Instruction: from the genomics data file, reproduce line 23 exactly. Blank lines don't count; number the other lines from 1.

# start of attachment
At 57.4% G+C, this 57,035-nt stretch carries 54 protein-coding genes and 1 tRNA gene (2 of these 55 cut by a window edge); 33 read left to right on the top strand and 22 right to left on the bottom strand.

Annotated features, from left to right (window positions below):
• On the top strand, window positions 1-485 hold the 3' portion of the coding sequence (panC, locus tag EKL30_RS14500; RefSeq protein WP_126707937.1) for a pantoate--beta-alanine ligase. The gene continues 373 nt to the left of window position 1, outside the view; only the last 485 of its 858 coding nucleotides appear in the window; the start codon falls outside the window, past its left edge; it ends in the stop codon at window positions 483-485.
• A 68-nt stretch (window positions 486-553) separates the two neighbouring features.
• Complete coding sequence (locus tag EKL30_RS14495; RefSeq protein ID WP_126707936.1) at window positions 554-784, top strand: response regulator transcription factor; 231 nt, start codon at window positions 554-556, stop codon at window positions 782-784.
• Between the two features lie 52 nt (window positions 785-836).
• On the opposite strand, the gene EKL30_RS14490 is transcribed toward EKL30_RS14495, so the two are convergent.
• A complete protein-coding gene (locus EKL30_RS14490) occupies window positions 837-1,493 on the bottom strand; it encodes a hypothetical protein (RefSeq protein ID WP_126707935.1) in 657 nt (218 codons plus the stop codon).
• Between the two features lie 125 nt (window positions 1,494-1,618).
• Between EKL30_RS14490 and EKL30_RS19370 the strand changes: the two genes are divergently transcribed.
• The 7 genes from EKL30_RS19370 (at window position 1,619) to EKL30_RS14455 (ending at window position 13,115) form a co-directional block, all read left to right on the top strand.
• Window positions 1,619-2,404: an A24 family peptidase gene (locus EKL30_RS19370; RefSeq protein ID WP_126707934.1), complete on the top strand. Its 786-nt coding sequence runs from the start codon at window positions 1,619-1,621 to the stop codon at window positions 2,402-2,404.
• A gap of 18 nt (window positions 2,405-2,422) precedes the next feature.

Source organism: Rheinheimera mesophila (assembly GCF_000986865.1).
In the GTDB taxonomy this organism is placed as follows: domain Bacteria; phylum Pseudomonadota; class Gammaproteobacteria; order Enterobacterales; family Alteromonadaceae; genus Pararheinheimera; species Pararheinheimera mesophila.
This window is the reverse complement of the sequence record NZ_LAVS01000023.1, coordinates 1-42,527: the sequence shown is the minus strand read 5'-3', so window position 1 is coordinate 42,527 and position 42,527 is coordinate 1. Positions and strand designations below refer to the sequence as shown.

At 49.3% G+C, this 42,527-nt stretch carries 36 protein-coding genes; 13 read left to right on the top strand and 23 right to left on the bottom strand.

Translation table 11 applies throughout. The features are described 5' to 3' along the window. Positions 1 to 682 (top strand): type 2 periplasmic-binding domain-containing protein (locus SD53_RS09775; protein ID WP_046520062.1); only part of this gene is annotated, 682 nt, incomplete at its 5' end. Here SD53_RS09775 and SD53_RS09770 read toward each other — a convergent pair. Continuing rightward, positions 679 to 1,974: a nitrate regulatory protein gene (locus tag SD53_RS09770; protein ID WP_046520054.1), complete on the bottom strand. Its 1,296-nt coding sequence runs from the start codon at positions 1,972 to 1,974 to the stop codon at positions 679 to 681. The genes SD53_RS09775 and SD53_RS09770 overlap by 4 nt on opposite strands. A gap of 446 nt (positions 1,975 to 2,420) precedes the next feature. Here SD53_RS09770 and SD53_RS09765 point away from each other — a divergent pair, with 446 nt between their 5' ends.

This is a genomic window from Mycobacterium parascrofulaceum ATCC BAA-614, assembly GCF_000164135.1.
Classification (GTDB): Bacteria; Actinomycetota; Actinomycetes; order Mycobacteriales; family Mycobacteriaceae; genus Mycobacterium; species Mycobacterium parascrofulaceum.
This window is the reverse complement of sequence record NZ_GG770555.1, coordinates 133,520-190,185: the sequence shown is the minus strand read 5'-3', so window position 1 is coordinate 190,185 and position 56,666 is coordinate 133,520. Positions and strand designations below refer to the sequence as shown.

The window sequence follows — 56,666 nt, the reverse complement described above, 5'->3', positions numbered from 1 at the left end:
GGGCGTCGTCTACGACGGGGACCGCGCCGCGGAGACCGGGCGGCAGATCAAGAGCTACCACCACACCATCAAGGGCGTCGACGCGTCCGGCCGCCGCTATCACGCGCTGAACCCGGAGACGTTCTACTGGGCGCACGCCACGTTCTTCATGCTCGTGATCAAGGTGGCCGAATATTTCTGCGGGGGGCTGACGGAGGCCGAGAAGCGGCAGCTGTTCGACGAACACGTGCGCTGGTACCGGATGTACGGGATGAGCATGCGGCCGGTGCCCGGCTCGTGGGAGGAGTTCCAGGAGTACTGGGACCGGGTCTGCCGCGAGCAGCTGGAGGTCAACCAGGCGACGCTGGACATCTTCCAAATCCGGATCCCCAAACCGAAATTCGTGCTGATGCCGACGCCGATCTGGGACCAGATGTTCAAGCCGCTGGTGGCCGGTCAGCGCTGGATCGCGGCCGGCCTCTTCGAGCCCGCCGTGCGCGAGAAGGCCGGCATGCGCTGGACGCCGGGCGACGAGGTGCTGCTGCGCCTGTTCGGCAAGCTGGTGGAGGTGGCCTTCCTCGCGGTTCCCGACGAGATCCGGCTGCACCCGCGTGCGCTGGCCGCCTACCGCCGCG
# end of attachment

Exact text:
GGGCGTCGTCTACGACGGGGACCGCGCCGCGGAGACCGGGCGGCAGATCAAGAGCTACCACCACACCATCAAGGGCGTCGACGCGTCCGGCCGCCGCTATCACGCGCTGAACCCGGAGACGTTCTACTGGGCGCACGCCACGTTCTTCATGCTCGTGATCAAGGTGGCCGAATATTTCTGCGGGGGGCTGACGGAGGCCGAGAAGCGGCAGCTGTTCGACGAACACGTGCGCTGGTACCGGATGTACGGGATGAGCATGCGGCCGGTGCCCGGCTCGTGGGAGGAGTTCCAGGAGTACTGGGACCGGGTCTGCCGCGAGCAGCTGGAGGTCAACCAGGCGACGCTGGACATCTTCCAAATCCGGATCCCCAAACCGAAATTCGTGCTGATGCCGACGCCGATCTGGGACCAGATGTTCAAGCCGCTGGTGGCCGGTCAGCGCTGGATCGCGGCCGGCCTCTTCGAGCCCGCCGTGCGCGAGAAGGCCGGCATGCGCTGGACGCCGGGCGACGAGGTGCTGCTGCGCCTGTTCGGCAAGCTGGTGGAGGTGGCCTTCCTCGCGGTTCCCGACGAGATCCGGCTGCACCCGCGTGCGCTGGCCGCCTACCGCCGCG